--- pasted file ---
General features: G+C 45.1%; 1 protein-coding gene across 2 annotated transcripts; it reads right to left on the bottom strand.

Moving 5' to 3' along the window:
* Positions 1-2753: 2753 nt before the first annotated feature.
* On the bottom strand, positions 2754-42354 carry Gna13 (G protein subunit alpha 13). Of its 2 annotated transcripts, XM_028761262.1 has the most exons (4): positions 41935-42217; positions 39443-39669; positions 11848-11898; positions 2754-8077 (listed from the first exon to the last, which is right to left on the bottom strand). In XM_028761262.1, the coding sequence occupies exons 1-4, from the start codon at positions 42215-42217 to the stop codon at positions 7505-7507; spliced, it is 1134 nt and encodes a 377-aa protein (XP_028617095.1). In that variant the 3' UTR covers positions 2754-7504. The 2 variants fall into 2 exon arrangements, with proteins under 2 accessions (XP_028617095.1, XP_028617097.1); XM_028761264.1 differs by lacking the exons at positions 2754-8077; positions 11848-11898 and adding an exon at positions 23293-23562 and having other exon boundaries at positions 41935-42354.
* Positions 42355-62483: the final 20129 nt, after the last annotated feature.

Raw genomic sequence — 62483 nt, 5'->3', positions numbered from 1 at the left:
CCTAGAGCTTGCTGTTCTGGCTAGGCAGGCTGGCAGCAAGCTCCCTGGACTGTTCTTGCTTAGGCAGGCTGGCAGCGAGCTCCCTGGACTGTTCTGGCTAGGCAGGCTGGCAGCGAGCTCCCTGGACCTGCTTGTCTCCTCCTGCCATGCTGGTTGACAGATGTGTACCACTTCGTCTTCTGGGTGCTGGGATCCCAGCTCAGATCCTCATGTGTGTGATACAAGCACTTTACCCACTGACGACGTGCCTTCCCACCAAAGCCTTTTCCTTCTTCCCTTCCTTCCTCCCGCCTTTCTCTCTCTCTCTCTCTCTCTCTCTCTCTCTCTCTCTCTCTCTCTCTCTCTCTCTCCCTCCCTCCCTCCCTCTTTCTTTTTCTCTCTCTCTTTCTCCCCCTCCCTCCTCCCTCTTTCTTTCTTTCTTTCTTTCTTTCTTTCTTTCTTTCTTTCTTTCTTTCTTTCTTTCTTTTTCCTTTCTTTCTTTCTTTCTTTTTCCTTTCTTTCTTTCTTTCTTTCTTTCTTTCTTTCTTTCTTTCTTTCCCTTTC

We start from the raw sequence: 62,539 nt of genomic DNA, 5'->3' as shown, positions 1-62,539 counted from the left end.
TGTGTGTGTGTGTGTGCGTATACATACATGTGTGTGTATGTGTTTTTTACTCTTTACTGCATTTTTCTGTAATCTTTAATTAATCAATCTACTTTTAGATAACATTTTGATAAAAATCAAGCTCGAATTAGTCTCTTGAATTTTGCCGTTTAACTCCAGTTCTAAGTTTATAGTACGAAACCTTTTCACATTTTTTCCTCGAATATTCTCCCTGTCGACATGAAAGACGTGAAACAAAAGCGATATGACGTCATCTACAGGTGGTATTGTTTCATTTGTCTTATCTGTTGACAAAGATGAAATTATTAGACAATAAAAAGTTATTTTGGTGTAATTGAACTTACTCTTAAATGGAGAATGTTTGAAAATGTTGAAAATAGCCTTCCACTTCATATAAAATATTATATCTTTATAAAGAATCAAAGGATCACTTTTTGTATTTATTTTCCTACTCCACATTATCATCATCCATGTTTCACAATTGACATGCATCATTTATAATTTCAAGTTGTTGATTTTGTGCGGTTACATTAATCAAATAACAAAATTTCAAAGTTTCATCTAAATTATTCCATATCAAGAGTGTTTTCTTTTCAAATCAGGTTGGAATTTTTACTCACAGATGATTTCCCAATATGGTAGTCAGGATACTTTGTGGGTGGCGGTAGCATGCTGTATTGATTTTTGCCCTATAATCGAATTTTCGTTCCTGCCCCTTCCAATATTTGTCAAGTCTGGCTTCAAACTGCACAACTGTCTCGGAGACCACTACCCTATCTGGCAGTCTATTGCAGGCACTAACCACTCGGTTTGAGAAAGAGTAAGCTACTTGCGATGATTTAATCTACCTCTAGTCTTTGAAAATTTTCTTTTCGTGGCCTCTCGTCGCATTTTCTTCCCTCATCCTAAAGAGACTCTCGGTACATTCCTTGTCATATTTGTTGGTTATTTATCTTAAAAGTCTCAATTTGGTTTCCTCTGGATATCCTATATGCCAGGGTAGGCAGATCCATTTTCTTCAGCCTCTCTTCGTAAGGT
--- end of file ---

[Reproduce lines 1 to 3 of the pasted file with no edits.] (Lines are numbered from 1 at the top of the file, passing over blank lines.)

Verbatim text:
General features: G+C 45.1%; 1 protein-coding gene across 2 annotated transcripts; it reads right to left on the bottom strand.

Moving 5' to 3' along the window:
* Positions 1-2753: 2753 nt before the first annotated feature.